Dallas Cowboys 2019 Offseason Preview: Wide Receiver
The Dallas Cowboys' year in 2018 was marked by big moves at wide receiver. Dez Bryant was released in April and then a first-round pick was traded in October to add Amari Cooper. Could this 2019 offseason offer anything close to that level of activity?
Unlike last season, Dallas should enjoy some stability in its starting lineup at receiver. Cooper returns at a much higher price, with the $13.9 million cap hit from his fifth-year option coming into player. Amari cost just $412k against the Cowboys' salary cap last year.
That huge jump in cap cost may hurt but Cooper backed it up with his Pro Bowl play in 2018. The top WR contracts average $15-$17 million per year, so even now Dallas is arguably getting Amari at a bargain.
The Cowboys didn't give up a first-round pick for a year-and-a-half rental, so we can expect them to seek a long-term extension with Cooper in the near future. With the contracts of DeMarcus Lawrence and Dak Prescott more immediate concerns, any new deal for Amari probably won't come until the middle of the season or in 2020.
Not only is WR1 set for next year but Michael Gallup appears locked in as the other starter. Of his 68 targets last year, 40 came in the second half of the year. It was a great season for a third-round rookie, and there are high hopes for Gallup's development in his first full offseason.
The stability up front is a blessing for the Cowboys, but it doesn't relieve them of big decisions at the WR position this offseason. They face a particularly critical choice when it comes to the free agency of Cole Beasley.
It's hard to believe Beasley's already been in Dallas for seven seasons. An undrafted gem, Cole has been one of the team's most reliable offensive players for some time. He led them in receiving in 2016 and has been one of the most efficient, QB-friendly options for the last several years.
Beasley's contract expiring this year is only one issue. He has become very vocal lately about wanting to be a bigger part of the offense. His targets dropped tremendously over the course of 2018, which was especially evident when Cole got just five total passes thrown his way in the two playoffs games.
If Beasley wants a larger role, does that also mean he wants more money? He was making a little over $3 million/season on his last deal.
With Gallup on a cheap rookie contract, Dallas could afford to pay raise Beasley's compensation a bit. But if they don't plan to use him more than they did last year, then perhaps the two parties just aren't a good fit at this point.
If Cole walks in free agency then the Cowboys will now have to find a new number-three receiver. The next best option would be Tavon Austin, but he is also a free agent. However, he could likely be re-signed for a fraction of what Beasley would want.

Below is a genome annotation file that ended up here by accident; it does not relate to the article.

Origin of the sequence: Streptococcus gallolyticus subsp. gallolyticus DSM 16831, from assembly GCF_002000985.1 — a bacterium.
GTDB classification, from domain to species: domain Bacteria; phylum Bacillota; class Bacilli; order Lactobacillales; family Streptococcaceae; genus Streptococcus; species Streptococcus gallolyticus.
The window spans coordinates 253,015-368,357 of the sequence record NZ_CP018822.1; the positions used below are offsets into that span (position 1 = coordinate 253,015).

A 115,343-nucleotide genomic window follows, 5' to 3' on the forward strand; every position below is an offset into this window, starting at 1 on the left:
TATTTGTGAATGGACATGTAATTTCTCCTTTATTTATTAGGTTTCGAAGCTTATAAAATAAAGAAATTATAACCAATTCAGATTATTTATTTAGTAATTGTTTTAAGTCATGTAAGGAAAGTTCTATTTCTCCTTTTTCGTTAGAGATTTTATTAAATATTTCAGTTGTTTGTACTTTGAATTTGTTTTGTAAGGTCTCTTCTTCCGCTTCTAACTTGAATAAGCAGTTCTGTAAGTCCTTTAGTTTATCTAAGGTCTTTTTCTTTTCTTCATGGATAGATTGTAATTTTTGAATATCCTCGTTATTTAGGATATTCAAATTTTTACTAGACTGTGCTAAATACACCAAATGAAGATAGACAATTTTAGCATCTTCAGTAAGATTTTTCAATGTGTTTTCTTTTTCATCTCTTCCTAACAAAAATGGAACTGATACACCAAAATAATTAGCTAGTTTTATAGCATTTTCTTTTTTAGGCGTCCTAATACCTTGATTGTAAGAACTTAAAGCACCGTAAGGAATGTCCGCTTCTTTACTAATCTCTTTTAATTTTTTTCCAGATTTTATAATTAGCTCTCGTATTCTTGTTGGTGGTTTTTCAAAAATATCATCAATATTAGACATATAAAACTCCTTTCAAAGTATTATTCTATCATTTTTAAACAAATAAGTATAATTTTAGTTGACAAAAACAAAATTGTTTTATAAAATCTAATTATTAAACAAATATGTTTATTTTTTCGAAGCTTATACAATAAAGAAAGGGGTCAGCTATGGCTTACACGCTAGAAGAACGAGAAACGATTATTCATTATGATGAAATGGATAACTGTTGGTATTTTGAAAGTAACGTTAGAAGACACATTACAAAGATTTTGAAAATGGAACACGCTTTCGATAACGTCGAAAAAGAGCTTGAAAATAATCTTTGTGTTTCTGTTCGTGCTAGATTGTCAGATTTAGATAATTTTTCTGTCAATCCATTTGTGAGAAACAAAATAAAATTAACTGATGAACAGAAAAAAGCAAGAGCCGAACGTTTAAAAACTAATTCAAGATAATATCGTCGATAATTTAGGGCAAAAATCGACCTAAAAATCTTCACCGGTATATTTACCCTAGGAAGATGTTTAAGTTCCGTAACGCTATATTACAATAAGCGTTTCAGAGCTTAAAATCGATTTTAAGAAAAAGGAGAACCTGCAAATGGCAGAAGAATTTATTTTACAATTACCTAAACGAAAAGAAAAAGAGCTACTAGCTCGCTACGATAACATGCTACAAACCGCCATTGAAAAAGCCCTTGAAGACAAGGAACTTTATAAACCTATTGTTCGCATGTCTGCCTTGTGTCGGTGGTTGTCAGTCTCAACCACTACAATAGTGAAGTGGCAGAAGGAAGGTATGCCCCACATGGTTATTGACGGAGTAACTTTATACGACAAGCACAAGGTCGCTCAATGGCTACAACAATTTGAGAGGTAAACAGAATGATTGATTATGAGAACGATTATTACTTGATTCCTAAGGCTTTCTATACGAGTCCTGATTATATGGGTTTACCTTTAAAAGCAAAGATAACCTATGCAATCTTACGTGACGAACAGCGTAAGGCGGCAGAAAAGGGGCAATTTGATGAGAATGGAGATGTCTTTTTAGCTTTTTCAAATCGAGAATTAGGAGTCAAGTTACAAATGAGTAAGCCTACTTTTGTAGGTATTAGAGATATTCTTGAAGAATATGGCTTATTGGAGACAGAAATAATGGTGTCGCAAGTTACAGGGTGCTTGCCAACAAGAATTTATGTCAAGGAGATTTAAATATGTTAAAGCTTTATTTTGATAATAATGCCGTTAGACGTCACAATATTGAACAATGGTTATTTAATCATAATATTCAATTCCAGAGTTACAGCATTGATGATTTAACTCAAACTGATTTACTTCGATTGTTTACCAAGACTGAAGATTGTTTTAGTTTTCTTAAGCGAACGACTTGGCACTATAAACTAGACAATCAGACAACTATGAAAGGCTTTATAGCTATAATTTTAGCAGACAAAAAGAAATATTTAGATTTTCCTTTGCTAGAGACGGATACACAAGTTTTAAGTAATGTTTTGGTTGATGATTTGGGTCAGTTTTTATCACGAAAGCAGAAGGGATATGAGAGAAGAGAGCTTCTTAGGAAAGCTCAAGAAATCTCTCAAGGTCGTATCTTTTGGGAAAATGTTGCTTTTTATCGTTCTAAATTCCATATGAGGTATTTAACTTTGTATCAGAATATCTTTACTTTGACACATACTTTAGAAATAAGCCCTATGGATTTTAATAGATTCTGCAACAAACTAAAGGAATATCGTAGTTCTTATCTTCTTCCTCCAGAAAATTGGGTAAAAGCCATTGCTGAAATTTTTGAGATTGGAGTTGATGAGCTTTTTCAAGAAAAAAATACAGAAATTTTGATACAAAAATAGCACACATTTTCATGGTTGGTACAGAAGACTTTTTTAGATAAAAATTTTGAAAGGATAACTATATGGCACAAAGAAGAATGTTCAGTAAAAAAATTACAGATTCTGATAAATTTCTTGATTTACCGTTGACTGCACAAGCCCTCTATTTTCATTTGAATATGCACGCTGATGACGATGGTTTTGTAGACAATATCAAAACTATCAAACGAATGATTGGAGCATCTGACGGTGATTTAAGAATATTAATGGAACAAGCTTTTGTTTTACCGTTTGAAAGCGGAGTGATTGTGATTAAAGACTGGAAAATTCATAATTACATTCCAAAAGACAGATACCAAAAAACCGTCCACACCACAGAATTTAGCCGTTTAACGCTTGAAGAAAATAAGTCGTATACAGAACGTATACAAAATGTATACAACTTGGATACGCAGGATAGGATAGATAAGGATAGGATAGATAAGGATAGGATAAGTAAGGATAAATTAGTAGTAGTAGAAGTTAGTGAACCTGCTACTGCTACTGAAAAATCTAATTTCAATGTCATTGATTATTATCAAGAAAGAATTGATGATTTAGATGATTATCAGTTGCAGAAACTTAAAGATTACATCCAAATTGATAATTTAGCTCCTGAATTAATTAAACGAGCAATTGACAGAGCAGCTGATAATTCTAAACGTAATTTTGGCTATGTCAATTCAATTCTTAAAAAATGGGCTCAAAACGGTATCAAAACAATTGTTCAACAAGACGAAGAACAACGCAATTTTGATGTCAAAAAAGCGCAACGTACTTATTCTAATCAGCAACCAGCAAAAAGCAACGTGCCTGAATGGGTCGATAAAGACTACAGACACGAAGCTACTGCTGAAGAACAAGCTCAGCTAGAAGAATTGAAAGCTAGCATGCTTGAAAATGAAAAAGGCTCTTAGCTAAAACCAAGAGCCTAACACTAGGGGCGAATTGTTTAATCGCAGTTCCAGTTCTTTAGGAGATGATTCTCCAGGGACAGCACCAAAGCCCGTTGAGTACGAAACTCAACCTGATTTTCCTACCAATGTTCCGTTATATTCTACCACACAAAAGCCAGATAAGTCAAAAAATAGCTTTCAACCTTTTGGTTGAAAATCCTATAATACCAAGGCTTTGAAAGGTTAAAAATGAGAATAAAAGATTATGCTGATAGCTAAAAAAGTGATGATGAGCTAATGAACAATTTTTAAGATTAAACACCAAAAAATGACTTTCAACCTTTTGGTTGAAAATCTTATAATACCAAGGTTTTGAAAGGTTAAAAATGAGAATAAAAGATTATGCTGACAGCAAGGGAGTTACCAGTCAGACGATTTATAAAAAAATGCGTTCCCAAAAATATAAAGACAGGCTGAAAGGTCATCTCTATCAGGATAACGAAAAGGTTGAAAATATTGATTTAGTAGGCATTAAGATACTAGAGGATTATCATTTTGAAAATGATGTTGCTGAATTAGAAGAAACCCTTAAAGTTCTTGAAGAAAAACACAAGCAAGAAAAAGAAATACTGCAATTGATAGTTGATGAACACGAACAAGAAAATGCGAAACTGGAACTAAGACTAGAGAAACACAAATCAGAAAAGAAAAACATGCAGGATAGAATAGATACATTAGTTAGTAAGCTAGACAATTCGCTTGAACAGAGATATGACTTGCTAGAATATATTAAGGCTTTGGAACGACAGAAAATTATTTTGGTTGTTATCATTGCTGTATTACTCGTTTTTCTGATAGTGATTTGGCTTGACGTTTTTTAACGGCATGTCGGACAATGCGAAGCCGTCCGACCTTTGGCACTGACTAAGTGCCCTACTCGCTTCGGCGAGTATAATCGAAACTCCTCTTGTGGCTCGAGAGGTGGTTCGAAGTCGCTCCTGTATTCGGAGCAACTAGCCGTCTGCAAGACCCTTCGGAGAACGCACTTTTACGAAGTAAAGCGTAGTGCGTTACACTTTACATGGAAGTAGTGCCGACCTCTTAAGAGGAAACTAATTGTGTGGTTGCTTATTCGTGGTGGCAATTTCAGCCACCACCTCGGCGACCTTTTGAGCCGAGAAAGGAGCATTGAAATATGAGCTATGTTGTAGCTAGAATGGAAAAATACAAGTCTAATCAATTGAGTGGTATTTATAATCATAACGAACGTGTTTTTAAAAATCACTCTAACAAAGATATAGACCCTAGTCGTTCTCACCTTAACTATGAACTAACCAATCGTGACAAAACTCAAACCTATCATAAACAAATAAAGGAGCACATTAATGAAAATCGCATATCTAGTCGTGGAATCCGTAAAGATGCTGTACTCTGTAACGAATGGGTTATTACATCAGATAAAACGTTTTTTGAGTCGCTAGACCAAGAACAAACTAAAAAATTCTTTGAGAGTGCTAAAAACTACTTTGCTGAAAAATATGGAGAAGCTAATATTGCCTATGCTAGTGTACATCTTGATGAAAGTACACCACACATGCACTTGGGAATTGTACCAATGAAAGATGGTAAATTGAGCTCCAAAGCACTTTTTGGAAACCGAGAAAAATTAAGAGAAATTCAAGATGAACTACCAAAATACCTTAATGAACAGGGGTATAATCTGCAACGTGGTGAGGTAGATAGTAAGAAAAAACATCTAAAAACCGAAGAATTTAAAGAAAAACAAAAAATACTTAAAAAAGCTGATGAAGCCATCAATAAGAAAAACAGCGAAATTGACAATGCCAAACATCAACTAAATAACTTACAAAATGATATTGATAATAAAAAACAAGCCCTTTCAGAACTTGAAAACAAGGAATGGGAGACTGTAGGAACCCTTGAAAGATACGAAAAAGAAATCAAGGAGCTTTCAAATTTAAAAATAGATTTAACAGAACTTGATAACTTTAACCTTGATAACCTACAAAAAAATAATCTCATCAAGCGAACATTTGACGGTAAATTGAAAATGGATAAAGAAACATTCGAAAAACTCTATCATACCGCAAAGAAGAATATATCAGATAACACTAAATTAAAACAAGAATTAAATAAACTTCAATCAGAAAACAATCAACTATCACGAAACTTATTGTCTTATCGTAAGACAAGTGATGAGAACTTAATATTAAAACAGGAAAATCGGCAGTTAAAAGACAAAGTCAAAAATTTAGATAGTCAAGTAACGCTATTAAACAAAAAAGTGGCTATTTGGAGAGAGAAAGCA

Austin has the physical skills to be an offensive weapon but he doesn't have the reliable hands that Beasley does. Even if Dallas wants Tavon back solely for his skills on punt returns, they may not be ready to make him a bigger part of the offense.
One option might be promoting Noah Brown, whose at times has reminded us of a young Dez Bryant with his physical playing style. His blocking ability would lend itself to the single-back formations Dallas likes to run out of, and he's flashed some good hands in limited opportunities.
In that scenario Amari Cooper would likely play out of the slot, which he's certainly capable of with his quickness. The same would be done if Dallas went with another internal solution, such as Allen Hurns or Terrance Williams.
That said, the Cowboys are unlikely to pick up the second-year option on Hurns' contract, not wanting to pay him over $6 million in 2019 after last year's low production. It also doesn't seem likely that they want to keep Williams after last year's issues.
Taking all of that into consideration, Dallas may very well be doing some WR shopping in free agency. Fortunately for them, it's a favorable market if you're looking for a slot receiver.
On top of Beasley and Austin already in the free agent pool, Golden Tate could at least match Cole's play if not potentially offer an upgrade. Baltimore's John Brown, Tampa's Adam Humphries, and Washington's Jamison Crowder are all other proven options. Emmanuel Sanders, while not currently a free agent, is a very possible cap casualty for the Broncos.
Guys like Humphries and Crowder are younger than Beasley and could provide better long-term value on their contract. That may be a more attractive option at this point for the Cowboys.
Dallas won't need to add a lot of bodies at WR thanks to a few young prospects. They still have Lance Lenoir and Cedrick Wilson under contract, plus signed 2015 second-round pick Devin Smith as a potential rehabilitation project.
But again, these guys are all just bodies right now. Lenoir has had his opportunities and not done much with them, though he does offer some value as a potential return man. Wilson spent his rookie season on injured reserve.
The Cowboys could still look at a receiver with one of their mid-round draft picks, but it's hard to get much production early there. Last year's play from Michael Gallup was a surprise for a third-rounder.
It's far more likely that Dallas will either work things out with Cole Beasley or pursue a veteran replacement in free agency.
So no, thankfully, we don't have to worry about any monumental changes at the top of the WR depth chart in 2019. But Beasley was more than just a third receiver, and keeping or replacing him will have a significant impact on the offense going forward.
If Dallas is truly ready to commit to Dak Prescott as the quarterback of the future then they can't take anything about his receiving options lightly. Therefore, wide receiver remains an important offseason focus for the Cowboys in 2019.
Defense, Not Offense, Should Be Dallas Cowboys Offseason Focus